This proposal is structured in specific sections required by the CCRI solicitation. Section 2 describes the relationship of the proposed infrastructure to existing platforms, data, and technologies. Section 3 describes the proposed infrastructure, including: the querying and big data processing components; ancillary tools, resources, and data sets; user services; community engagement; and outreach. Section 4 provides details on how this research infrastructure will support CISE researchers pursuing a variety of focused research agendas that all rely on Internet cartography, itself an emerging sub-discipline of computer and information science and engineering. The remaining sections cover sustainability, intellectual merit, broader impacts, management plan, and results from prior CRI support.

2  Relationship of proposed infrastructure to existing resources

In addition to consultations at annual workshops and one-on-one interviews with a diverse set of users of traceroute data (Section 4), our long history of efforts in making traceroute data more useful to the community has provided us with extensive preliminary community input and technical experience that drive this proposed project. We review the most important of these efforts here.

2.1 Henya

Our previous work, Henya [19], is the only known public system for searching large archives of Internet path measurement data. This prototype search system consists of an interactive web interface along with a traceroute search engine. Henya allows users to conduct some of the queries on general traceroute properties listed in Table 1 and all of the queries on topological properties listed in Table 2. In addition, the Henya web interface provides a built-in analysis and visualization of the RTT time series for target destinations, an RTT histogram, and a time series of target unreachability. The Henya search engine is implemented in the scripting language Python [20] and uses the RocksDB [21] key-value data store for traceroute and custom indexing data.

We have indexed 21.5 billion traceroute paths (8.8 TB of traceroute data) in Henya, a subset of CAIDA's comprehensive, ongoing topology datasets.

Henya is able to provide fast queries of large volumes of traceroute data because of its novel indexing data structures that exploit the unique properties of traceroute data and the append-only nature of large traceroute datasets. Henya achieves its performance by preprocessing and analyzing traceroute data offline and then generating several specially-designed indexing data structures to be used online during querying (the immutability of the data allows us to do this offline processing). The most important Henya indexing data structure records the occurrences of IP addresses in multiple time scale bins, which allows rapid narrowing of the search to relevant traceroute paths when executing complex queries about neighboring addresses (see Sec. 3.1.1).

The FANTAIL system builds on our knowledge and experience gained with Henya and will be Henya's spiritual successor but with a much broader scope and scale. FANTAIL will couple Henya-like searching abilities with a big data processing component, which will enable a wide variety of analyses that were not possible with Henya alone. In addition, despite Henya's successful demonstration of searching at large scale, we will start afresh with the open-source Elasticsearch [16] full-text search engine. We concluded it would be a better use of our time and effort to switch to an off-the-shelf full-text search engine than to rewrite the Henya search engine in a compiled language like C or C++ (Python is up to 100x slower than C/C++) and to add support for multicore and cluster computing to the Henya engine (Elasticsearch has this support). As necessary, we will apply the novel indexing structures and algorithms of Henya in the design and implementation of indexing on top of Elasticsearch to achieve the massive increase in scalability envisioned with FANTAIL.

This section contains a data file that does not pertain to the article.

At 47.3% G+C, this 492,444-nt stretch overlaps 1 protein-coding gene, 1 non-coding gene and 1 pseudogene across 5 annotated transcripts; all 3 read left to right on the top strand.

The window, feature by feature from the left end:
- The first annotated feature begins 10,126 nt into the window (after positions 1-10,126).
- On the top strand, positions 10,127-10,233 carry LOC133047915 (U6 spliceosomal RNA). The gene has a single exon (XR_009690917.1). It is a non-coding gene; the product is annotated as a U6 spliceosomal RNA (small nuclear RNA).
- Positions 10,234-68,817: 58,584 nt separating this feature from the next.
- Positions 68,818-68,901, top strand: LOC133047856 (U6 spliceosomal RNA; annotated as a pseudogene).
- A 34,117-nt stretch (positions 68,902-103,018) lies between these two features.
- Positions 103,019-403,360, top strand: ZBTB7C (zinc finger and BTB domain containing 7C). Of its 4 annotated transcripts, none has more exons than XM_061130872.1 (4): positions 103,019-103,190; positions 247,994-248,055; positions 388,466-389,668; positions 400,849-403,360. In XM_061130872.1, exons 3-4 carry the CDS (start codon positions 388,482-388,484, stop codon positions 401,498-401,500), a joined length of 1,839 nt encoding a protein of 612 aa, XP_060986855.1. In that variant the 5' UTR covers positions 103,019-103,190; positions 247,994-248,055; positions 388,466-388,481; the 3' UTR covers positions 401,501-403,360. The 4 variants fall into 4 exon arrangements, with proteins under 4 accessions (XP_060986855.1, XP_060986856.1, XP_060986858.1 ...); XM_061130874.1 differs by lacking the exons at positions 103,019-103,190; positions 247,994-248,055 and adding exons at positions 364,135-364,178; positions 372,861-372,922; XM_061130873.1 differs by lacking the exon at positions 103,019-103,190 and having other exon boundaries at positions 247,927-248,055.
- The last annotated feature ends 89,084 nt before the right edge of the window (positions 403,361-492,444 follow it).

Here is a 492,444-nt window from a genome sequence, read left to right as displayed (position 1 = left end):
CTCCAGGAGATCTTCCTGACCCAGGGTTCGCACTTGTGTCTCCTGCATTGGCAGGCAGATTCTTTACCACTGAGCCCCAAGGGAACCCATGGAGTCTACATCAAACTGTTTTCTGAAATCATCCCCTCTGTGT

2.2 CAIDA Ark and RIPE Atlas topology measurements 

The proposed infrastructure will make use of a number of datasets produced by CAIDA's (previously CRI-funded) active measurement infrastructure Archipelago (Ark) [1,2], which consists of around 200 measurement nodes (vantage points) where vetted researchers can run experiments [22,23,13,9,10,24,6,25,26].

The FANTAIL system will provide access to the following comprehensive, ongoing Internet topology data sets produced by Ark: the IPv4 Routed /24 Toplogy Dataset [27] and the IPv4 Prefix-Probing Traceroute Dataset [28]. The Routed /24 dataset systematically gathers IP-level paths to a dynamically generated list of IP addresses covering each /24 network in the routed IPv4 space. The Prefix-Probing dataset probes each routed prefix from each monitor once per day, to allow the analysis of temporally finer-grained dynamics, e.g., route hijacking. Since 2007 we have gathered over 90 billion traceroutes (over 39 TB) in these two datasets. We project these datasets to double in size within 5 years at current data collection rates, or sooner if we significantly increase the number of measurement nodes.